Associate Professor, Curriculum & Instruction
122-R Miller, Box 353600
My scholarship, teaching, and service focus on improving the schooling experiences and ultimately the lives of linguistic minority (LM) youth, especially bilingual students and English language learners (ELLs). To support this goal, I have worked to primarily focus all aspects of my work on re-envisioning the scholarship and practices of teacher education to ensure that teachers will be better prepared to teach LM students. A second major goal of my work has been the improvement of LM students’ access to rigorous curriculum and pedagogy.
My journey as an educational researcher addressing the needs of linguistic minorities began early in my career. I started by teaching English as a foreign language (EFL) and English as a second language (ESL) to a range of LM students of different ages, languages, nationalities,and heritages in Italy, the U.K, and the United States. During this time, I became aware of two key interconnected educational problems influencing my students’ social and academic achievement as well as their access to the larger society. The first was the lack of adequate preparation of and support for LM teachers (teachers of LM students) and the second was the obstacles that severely limit LM students’ access to academically rich pedagogy and programs. Although my primary line of research has been with LM teacher education and classroom teachers, addressing these two broad but significant issues has served as the impetus for my subsequent empirical work.
In addition to the empirical contributions of my work, I have sought to bring novel ways to conceptually frame and develop this work. I have ventured outside the confines of linguistic analysis and the traditions of my formal preparation to draw on sociocultural frameworks that use relevant anthropological and sociological constructs. These mainly address teacher and student development as being created within the co-evolution of agency and structure; how as individuals and groups they can develop and “make things happen” within structural opportunities and constraints.
In a similar vein, I have developed an interdisciplinary approach and knowledge base that integrates historically separate research areas, such as Teaching English to Speakers of Other Languages (TESOL) and Bilingual Education. This is evident in the content of my scholarship as well as the range of audiences for my work. My work has appeared in top journals, such as TESOL Quarterly, Journal of Teacher Education, Language and Education, and Linguistics and Education as well as volumes and handbooks, such as a book I co-edited entitled Bilingualism and Language Pedagogy, and chapters in Multicultural Education: Issues and Perspectives and the Encyclopedia of Language and Education.
Ph.D., University of Pennsylvania, 2000
Varghese, M. (in press). A linguistic minority student’s discursive framing of agency and structure. In Y. Kanno & L. Harklau (Eds.), Linguistic minority immigrants go to college: Preparation, access, and persistence. Routledge.
In this chapter, I draw from an interview with a successful linguistic minority student at a four-year-college. Using Mills and Gale’s (2007) notion of constraint agency and a Bakhtinian lens and analytical tools of discursive construction and strategies, I show that it is not necessary to view agency as a set of completed actions but it can be revealing to show how students articulate their agency discursively through a narration of themselves and their paths to college. In this analysis, I show the discourses that are both available to this student as well as those she draws upon in the way she talks about her ability to navigate her postsecondary context. Such an analysis underscores the importance of how students can articulate themselves as powerful agents (or not) and what they draw on in terms of their beliefs and resources in such an articulation.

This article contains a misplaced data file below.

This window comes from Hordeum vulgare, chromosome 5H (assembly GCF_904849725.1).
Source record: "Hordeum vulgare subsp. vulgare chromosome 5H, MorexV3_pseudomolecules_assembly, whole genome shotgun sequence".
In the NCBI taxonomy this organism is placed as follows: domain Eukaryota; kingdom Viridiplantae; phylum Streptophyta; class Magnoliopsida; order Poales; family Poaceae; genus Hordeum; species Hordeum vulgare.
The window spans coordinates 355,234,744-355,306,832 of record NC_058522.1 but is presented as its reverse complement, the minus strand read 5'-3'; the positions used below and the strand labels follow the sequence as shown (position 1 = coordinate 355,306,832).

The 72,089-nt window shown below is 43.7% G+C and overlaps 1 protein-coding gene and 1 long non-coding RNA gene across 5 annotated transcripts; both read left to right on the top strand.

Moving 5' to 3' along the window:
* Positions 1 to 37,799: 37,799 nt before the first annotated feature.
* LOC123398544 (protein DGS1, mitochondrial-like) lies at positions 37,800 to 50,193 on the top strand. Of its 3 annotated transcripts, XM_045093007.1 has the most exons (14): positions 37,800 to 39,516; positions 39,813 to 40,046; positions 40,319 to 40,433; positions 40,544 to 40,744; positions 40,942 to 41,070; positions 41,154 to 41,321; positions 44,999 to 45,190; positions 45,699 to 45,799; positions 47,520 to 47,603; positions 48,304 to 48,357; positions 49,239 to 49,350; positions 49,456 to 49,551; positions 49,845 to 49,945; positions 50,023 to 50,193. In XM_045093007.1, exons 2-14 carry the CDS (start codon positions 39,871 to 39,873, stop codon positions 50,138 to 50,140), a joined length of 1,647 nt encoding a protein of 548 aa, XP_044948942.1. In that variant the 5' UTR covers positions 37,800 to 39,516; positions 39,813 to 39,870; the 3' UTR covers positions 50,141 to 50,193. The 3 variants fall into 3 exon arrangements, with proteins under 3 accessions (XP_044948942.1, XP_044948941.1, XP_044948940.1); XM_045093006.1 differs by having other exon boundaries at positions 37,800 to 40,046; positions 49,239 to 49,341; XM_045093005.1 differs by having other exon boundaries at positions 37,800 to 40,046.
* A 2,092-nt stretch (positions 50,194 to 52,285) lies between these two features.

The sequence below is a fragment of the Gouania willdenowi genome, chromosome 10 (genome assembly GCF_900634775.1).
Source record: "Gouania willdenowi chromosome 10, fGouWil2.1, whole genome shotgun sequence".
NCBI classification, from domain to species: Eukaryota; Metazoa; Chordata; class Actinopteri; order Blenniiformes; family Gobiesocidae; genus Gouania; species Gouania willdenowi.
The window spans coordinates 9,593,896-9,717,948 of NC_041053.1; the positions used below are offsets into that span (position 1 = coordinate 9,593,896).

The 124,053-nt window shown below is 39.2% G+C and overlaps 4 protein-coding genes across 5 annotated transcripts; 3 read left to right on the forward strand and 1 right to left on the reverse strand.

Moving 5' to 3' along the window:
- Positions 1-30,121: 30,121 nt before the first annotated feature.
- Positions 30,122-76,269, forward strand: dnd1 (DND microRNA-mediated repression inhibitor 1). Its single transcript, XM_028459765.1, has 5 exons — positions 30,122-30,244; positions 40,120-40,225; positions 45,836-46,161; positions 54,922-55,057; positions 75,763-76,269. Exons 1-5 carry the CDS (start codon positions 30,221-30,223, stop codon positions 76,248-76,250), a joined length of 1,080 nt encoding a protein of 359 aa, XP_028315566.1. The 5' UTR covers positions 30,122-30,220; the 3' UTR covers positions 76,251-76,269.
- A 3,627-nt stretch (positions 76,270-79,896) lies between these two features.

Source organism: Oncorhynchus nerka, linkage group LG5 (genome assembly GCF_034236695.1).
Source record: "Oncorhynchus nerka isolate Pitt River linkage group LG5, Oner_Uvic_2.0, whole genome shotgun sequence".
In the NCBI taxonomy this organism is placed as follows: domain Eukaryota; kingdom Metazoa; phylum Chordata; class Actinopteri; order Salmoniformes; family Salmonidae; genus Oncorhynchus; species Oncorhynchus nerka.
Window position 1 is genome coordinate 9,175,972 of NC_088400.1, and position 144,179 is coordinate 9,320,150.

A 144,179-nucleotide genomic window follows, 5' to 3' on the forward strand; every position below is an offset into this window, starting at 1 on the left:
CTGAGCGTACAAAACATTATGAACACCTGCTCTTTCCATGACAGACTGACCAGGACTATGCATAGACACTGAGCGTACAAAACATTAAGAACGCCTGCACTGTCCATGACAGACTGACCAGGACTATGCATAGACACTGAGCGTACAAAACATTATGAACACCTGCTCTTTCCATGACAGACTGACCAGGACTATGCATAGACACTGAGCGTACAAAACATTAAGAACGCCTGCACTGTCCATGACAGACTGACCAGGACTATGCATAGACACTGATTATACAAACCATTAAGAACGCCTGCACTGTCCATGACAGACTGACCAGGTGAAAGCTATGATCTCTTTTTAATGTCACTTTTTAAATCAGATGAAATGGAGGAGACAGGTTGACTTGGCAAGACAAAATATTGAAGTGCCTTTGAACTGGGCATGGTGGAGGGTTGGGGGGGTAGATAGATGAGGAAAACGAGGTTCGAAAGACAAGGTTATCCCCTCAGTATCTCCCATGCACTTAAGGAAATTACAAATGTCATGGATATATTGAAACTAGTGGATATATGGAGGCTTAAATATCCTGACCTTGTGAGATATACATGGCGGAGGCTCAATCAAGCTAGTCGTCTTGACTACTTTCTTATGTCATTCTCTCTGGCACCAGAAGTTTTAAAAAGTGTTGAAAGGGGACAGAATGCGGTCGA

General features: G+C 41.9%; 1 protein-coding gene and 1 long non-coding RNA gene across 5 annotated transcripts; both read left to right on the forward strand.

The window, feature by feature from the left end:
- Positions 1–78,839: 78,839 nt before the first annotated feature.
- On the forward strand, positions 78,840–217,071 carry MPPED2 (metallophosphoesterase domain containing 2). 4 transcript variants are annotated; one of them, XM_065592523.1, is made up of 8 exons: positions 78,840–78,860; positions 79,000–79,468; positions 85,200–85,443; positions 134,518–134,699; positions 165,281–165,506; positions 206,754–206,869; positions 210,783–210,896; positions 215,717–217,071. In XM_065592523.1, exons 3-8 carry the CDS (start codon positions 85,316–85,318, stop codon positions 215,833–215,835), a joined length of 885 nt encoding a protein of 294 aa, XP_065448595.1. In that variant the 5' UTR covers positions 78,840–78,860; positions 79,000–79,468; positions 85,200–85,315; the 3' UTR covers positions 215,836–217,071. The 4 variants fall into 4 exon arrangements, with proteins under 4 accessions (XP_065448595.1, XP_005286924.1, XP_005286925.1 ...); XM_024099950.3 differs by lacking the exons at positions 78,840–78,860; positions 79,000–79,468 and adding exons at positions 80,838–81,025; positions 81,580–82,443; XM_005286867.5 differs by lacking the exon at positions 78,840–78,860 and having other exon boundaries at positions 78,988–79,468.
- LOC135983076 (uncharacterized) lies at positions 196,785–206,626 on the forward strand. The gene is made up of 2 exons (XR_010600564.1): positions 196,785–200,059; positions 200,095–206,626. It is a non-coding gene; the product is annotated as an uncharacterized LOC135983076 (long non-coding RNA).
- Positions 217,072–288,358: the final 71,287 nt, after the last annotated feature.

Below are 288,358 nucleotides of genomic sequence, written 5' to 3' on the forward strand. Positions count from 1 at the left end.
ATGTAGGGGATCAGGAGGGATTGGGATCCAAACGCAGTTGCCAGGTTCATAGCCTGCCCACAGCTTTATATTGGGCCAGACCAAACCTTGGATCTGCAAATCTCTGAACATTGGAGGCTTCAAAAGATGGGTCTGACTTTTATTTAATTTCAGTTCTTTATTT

Kanno, Y. & Varghese, M. (2010). Immigrant and refugee ESL student’s challenges to accessing four-year college education: From language policy to educational policy. Journal of Language, Identity and Education 9 (5), 310-328.
Research on English as a second language (ESL) students in higher education has traditionally focused on their academic writing, leaving larger issues of their college access and success unexplored. This article examines the challenges that first-generation immigrant and refugee ESL students face in accessing four-year college education through a qualitative interview study at a U.S. public university. Drawing on Bourdieu’s cultural reproduction theory, we argue that what inhibits ESL students’ access to and participation in four-year college education is not simply their limited English proficiency but also the structural constraints unique to this population, their limited financial resources, and the students’ own tendency to self-eliminate. Based on our results, we call for a shift in higher education policy from one focusing narrowly on remediating ESL students’ limited English proficiency to a more comprehensive set of policies that address the structural and economic, as well as linguistic, factors that together inhibit ESL students’ college access and participation.
*Oropeza, M., Varghese, M. & Kanno, Y. (2010). Linguistic minority students in higher education: Using, resisting, and negotiating labels. Equity & Excellence in Education, 43(2), 216-231.
Linguistic minority students have been both under-researched and underserved in the context of research on minority students’ access to and retention in higher education. The labels ascribed to them have typically failed to capture the complexity of their identities. Additionally, much of the literature in higher education on minority students’ access and retention has focused on structural barriers rather than on how students negotiate these barriers. By bringing linguistic minority students into the forefront of this conversation, we show how four linguistic minority female students draw on their community cultural wealth and different forms of capital (Yosso, 2005) to access and navigate college while experiencing differing advantages and disadvantages based on institutional labeling. By employing critical race theory and its conceptualization of capital, we illustrate how students use, resist, and negotiate labels in attempts to access resources and services at a four-year institution. We conclude by calling for more research on this population as well as additive university practices and policies that reflect the richness of linguistic minority student identities.